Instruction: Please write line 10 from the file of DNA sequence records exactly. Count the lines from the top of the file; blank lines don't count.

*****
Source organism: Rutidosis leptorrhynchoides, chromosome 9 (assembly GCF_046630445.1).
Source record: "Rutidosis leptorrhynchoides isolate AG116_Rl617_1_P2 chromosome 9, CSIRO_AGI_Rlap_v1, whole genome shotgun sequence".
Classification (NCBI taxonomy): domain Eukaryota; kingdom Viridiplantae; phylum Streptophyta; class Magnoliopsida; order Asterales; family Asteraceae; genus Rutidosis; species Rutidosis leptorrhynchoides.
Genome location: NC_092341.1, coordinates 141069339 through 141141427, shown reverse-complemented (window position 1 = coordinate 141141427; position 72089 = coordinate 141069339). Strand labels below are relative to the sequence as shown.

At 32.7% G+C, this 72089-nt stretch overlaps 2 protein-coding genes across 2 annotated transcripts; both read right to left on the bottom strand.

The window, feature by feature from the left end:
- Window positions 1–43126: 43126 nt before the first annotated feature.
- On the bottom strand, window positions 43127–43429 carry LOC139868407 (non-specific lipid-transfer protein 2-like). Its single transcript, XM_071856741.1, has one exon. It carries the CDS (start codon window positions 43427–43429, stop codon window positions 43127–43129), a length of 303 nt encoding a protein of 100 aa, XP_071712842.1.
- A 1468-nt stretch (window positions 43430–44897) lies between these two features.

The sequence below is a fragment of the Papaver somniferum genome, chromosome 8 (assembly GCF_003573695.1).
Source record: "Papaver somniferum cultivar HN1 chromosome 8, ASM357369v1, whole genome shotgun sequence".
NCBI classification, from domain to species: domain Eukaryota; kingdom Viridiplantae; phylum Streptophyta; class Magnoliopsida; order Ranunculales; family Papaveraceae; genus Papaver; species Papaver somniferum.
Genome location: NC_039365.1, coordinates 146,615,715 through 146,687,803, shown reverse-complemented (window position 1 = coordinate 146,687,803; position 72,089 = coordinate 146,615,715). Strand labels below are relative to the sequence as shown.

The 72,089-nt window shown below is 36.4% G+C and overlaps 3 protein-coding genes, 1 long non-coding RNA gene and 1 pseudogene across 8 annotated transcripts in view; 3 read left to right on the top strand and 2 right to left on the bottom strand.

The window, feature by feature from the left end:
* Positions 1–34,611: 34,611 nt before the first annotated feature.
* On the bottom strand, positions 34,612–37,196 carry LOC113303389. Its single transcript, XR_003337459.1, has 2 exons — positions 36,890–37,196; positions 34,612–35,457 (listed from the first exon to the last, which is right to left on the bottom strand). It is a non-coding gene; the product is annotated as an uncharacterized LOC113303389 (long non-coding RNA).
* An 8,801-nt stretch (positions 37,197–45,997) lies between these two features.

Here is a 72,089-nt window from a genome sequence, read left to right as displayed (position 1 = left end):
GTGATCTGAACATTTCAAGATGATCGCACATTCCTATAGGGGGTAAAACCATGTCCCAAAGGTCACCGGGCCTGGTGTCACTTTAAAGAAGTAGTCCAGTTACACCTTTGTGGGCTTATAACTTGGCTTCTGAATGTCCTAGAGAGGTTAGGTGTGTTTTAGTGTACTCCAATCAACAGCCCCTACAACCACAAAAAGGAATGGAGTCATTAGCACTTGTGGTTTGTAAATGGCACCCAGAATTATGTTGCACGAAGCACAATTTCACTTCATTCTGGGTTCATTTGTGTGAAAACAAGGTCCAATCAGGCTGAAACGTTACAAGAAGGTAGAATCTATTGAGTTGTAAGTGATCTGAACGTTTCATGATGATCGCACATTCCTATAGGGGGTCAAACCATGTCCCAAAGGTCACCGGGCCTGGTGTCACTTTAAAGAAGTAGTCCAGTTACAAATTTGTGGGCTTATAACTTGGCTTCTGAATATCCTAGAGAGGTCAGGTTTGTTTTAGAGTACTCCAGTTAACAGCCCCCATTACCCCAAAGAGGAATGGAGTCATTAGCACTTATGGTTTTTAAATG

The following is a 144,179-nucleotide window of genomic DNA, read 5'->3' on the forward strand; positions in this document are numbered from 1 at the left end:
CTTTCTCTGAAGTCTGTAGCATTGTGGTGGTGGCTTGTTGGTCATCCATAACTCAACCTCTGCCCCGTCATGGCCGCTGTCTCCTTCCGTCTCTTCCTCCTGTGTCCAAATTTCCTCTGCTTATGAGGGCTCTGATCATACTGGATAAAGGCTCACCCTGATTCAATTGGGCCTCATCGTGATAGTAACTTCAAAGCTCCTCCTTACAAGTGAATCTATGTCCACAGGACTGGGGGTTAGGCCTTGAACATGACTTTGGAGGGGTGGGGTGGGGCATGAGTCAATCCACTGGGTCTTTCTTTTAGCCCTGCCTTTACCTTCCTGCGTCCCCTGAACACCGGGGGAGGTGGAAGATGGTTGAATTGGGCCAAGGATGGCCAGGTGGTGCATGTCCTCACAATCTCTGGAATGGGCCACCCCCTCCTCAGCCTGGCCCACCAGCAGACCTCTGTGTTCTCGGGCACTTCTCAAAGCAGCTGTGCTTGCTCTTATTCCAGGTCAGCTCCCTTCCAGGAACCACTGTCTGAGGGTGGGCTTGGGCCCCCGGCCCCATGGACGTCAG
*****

The sequence below is a fragment of the Papaver somniferum genome, chromosome 8 (assembly GCF_003573695.1).